Prime Minister Pushpa Kamal Dahal’s Delhi visit this week is an opportunity to strengthen Nepal-India ties, and take steps that could benefit both neighbours.
In Delhi, Dahal must clearly put forth Nepal’s concerns, but avoid mixing our internal affairs with bilateral issues. Amending the Constitution to address Madhesi demands, most importantly redrawing boundaries of federal provinces, is a domestic affair, and it needs to be addressed internally. Dahal must not involve India in deciding when and how to do it.
Dahal looked anxious before the visit, and was promising to register a bill in the Parliament to amend the Constitution before embarking on a four-day visit to the South. It does not solve the problem it instead blurs the line on what internal matters are.
Dahal must focus on bilateral agendas, especially points that were previously agreed upon but not implemented. Nepal and India have failed to prepare a joint Detailed Project Report of Pancheswor Multipurpose Project even after inking a deal on it. Expediting the construction of the Tarai Feed road is discussed every time Nepal’s PM visits India, but it remains neglected.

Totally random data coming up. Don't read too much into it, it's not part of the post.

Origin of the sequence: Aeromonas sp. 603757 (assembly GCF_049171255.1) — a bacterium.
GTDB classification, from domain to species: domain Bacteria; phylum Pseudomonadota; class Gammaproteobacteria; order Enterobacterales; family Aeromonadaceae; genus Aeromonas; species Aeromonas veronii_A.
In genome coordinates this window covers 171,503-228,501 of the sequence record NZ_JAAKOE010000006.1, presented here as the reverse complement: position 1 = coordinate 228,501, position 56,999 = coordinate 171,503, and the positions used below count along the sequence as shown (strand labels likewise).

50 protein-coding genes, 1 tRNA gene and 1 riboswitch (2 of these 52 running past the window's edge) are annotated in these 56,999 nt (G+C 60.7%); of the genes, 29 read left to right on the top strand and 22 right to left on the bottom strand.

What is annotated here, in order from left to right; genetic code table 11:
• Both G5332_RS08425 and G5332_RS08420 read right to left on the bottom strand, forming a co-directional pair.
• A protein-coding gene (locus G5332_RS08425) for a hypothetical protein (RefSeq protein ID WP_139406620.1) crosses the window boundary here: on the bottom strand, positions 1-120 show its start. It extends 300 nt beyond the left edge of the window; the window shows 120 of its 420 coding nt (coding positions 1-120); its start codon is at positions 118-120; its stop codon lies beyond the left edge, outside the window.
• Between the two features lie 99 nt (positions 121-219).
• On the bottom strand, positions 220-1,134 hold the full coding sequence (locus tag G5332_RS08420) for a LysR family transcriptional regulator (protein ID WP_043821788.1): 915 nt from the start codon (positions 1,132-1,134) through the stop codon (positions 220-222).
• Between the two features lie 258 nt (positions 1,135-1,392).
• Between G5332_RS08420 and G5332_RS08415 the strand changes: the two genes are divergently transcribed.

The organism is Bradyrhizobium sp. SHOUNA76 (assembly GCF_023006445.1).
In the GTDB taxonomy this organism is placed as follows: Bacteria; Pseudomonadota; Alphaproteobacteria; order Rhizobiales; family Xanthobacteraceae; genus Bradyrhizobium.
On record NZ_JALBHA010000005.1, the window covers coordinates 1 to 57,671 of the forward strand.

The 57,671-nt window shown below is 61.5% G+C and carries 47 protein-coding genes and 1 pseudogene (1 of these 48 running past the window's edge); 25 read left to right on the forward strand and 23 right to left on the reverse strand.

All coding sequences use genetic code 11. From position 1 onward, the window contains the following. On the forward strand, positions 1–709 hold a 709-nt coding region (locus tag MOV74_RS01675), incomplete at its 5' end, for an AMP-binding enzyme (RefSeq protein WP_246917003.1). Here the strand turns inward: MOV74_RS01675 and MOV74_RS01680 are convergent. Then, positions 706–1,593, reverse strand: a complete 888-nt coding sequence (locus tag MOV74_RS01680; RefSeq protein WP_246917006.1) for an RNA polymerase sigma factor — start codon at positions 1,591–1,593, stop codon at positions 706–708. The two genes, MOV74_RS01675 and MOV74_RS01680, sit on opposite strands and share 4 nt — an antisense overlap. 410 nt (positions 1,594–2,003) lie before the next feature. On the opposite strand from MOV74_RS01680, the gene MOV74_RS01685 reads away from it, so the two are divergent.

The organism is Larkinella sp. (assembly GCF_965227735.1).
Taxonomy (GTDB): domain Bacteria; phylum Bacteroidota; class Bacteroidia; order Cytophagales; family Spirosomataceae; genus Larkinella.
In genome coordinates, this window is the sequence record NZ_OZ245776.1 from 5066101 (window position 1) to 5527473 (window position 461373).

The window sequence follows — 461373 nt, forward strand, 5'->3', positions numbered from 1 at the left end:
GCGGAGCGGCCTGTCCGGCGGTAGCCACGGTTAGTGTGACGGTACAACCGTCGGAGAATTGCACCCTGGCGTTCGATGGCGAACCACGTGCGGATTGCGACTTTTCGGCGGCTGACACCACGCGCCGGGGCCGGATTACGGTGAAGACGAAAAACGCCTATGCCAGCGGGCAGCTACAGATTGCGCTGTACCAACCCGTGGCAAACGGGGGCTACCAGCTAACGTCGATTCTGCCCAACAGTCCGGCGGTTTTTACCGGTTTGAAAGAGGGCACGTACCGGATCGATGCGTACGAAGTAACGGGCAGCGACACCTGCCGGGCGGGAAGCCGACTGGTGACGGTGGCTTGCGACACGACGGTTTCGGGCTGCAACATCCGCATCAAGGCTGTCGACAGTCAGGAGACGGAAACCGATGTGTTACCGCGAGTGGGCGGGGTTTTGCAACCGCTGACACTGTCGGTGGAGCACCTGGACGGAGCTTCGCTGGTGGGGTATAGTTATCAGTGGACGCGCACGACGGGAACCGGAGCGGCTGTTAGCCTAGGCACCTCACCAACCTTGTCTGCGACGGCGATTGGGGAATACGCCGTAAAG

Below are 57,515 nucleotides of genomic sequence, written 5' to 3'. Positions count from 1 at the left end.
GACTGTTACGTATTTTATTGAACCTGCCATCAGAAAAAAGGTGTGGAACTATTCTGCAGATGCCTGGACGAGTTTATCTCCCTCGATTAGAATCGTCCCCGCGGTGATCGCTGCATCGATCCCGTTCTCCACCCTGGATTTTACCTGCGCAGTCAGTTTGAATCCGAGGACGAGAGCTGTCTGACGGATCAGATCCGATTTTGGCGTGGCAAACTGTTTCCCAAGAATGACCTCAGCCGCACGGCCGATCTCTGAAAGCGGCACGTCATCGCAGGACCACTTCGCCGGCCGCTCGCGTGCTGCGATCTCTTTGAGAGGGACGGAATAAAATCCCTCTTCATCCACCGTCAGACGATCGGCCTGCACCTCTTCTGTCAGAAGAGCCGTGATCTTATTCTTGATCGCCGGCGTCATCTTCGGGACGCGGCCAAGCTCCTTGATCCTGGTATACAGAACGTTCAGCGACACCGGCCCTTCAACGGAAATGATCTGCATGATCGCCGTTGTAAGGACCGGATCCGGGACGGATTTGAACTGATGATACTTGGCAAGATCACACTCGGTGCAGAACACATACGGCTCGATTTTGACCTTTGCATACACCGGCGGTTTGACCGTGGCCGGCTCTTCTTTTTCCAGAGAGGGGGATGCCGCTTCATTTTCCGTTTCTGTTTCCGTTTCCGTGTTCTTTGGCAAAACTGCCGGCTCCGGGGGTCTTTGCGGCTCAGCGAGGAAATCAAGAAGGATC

There is a growing perception that India just wants to sit on hydropower development projects in Nepal to keep its neighbour poor. India must clear this perception by beginning hydropower and other development projects that it has agreed to build in Nepal. Dahal must also raise issues of inundation and encroachment by India, but must not promise anything on the contract of the Kathmandu-Tarai fast track to any Indian company.
Dahal must not sign new agreements without proper groundwork, and it is equally important for the ruling Maoist-NC coalition to win the main opposition UML’s trust on this matter. If he signs new deals imposed upon him without understanding their nitty-gritties they will be disastrous for the country.
Dahal’s Maoist party shares a bittersweet relationship with India. He is not visiting India as the CPN (Maoist-Centre) Chair, but as Nepal’s Executive Head. He must not be thinking of what his party will gain or lose from his visit. As the PM of a sovereign nation, he must show confidence, and raise issues of national interest with Indian Prime Minister Narendra Modi.